This was going to be a fun fact - one of those lame, unfun fun facts - until a broader application dawned on me. This is nothing most of you didn't already know, but sometimes it's good to get a reminder.
A week and a half ago, the Dustin Ackley from Tacoma. The team has played nine games since then, and Ackley has started eight of them, appearing off the bench in the other. And Ackley has been a force. Tossing aside any concerns that he'd have problems adjusting, he's batted 9-for-30 with a double, two triples, a homer, and three walks. He presently owns the highest OPS on the team, and he's one umpire standing in the wrong spot away from having more extra-base hits than singles. In short, Ackley has been everything that we hoped he would be at the plate.promoted
And yet, over those nine games, the Mariners have posted a .590 OPS, with 22 runs scored, or 2.4 per. Prior to Ackley's promotion, the team had a .640 OPS, and averaged 3.6 runs per game. I know that six of the nine games were played under NL rules, with pitchers hitting, but then the pitchers went 4-for-15 so it's not like they were awful. The Mariners' offense has simply been worse with Dustin Ackley than it was without him.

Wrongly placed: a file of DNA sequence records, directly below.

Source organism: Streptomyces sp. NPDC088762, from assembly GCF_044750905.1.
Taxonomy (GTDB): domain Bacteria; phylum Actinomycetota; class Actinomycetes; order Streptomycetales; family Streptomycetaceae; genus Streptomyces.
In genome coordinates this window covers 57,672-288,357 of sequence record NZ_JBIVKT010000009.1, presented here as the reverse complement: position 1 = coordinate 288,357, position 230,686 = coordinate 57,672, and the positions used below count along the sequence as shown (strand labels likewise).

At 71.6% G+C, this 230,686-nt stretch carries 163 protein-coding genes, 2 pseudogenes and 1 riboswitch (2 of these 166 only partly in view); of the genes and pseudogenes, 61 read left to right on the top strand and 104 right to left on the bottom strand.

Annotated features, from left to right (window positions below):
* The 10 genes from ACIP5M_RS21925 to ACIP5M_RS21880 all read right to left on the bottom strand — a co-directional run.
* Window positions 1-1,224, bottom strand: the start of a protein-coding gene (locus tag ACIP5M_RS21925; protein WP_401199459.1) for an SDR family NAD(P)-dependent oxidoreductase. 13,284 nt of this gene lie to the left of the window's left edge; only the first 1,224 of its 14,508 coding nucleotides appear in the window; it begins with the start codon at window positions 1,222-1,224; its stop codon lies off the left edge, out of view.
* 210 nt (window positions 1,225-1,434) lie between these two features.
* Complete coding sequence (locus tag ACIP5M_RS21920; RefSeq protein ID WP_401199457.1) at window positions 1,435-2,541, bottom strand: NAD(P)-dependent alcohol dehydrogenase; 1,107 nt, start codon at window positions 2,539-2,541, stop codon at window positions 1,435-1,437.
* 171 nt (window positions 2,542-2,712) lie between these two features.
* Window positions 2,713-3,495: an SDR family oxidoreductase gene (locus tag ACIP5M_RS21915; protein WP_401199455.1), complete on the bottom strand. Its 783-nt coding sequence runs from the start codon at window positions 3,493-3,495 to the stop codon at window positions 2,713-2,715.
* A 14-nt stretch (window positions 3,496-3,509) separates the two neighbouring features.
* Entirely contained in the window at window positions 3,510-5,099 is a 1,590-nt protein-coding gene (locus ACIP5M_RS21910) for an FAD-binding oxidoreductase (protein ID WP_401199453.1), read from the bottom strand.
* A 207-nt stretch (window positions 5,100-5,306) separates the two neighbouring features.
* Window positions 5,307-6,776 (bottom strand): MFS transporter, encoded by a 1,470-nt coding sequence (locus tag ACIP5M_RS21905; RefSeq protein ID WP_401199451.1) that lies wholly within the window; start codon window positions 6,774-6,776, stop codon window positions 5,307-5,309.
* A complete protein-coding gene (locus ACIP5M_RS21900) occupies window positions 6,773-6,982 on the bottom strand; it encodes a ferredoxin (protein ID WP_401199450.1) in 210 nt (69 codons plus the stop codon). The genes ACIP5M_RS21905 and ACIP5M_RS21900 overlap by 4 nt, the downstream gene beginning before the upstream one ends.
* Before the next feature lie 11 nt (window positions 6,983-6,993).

What does it all mean? Not much. We know that the Mariners are better with Ackley in the lineup, nevermind the results to date. There's no reason to believe otherwise. He's a very good player, taking time from an inferior player. But the variability in observed results is something to consider when you talk about making roster upgrades.
A lot of people want to see the M's make a trade. I'm one of them, even though a trade would be difficult. I would like to see the M's try to add a Major League left fielder, because I believe adding a left fielder at low cost would push this team closer to the playoffs.
And, in terms of probability, it would. An upgrade is an upgrade. But there are never any guarantees. The M's could upgrade and then watch their new player underachieve for the final few months. The M's could upgrade and then watch a bunch of other players underachieve for the final few months. The M's could upgrade and come away playing better, but they could also come away playing the same, or even playing worse. You just don't know. True talent is not always what's observed when you're talking about two or three months of baseball.
Is that a reason not to make a move? No, of course it isn't. Everything about baseball - and life! - is about improving one's odds. But it's something to keep in mind as the trade season nears. Baseball can be an unpredictable game. You can never know which decisions will end up fixing everything, and which decisions will end up fixing nothing at all.